Using NaNoWriMo For Your Own Purposes
So you are thinking about NaNoWriMo.
No, seriously. Why do you want to take part in this mad burst of writing frenzy?
Before you start, think about what you want to achieve.
If your goal is to prove that you can write 50,000 words in a month, you don’t need advice beyond what you can get from the NaNoWriMo website, but if you are interested in using the challenge to improve as a writer, it is worth setting more specific personal goals.
What could those goals be?
- Write fast. Increasing your writing speed can help silence your Internal Editor, help you tap into your unconscious more strongly, or simply increase your output. If perfectionism is a problem for you, writing too fast for your editor to keep up is a great technique to develop.
- Write a complete plot. This is easiest if you plan in October. A full-length novel is closer to 100,000 words than 50,000 words, so this goal could increase your word count substantially. I have a friend who sets this goal every year, doesn’t outline in advance, overwrites, and usually reaches 180,000 words to finish November with a complete story. I can’t make time to do that, but I can finish the first draft of a middle grade novel in 50,000 words.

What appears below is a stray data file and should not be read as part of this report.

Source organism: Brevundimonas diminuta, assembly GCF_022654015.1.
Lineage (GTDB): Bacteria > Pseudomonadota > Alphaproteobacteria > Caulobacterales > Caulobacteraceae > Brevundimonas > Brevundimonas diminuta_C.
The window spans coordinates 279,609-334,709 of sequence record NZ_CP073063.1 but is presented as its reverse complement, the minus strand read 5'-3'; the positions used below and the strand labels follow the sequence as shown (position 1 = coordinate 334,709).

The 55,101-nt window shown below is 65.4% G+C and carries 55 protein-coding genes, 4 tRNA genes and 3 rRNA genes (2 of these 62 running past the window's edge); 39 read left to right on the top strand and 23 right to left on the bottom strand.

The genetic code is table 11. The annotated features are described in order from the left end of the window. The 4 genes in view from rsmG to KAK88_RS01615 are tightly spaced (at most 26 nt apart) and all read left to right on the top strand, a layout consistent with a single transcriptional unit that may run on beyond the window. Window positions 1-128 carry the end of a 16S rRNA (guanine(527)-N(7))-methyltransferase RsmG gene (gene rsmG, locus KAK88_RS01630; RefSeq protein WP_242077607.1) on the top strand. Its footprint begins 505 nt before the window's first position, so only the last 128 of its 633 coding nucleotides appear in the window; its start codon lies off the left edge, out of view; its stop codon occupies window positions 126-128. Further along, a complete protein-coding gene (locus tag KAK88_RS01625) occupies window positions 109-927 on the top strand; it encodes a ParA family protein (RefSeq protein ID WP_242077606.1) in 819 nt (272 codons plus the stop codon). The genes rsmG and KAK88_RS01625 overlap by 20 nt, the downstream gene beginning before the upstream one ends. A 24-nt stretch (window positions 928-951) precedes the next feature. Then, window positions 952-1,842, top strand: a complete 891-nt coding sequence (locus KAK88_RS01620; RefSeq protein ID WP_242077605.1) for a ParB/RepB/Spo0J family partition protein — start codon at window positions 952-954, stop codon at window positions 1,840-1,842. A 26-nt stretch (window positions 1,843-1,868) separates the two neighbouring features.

- Focus on a weakness in your writing. Maybe you could benefit from some deep exploration of setting, or you would like to focus on dialogue or plot or character development. Setting daily mini-foci could turn NaNoWriMo into a personalized writing course.
- World-building. Speculative fiction requires deep world-building. You could do this in narrative form.
This year, I will be using NaNoWriMo to build the backstory of the world I am planning for my next novel. The novel requires a parallel fantasy universe that has been torn apart before the protagonist gets there. I’m planning to use NaNoWriMo to write the prequel. How did the world get so messed up that my hero needs to fix it? Maybe a novel in its own right, but certainly work I need to do for my next novel.
What are you going to do during NaNoWriMo to get more than simply 50,000 words out of the process?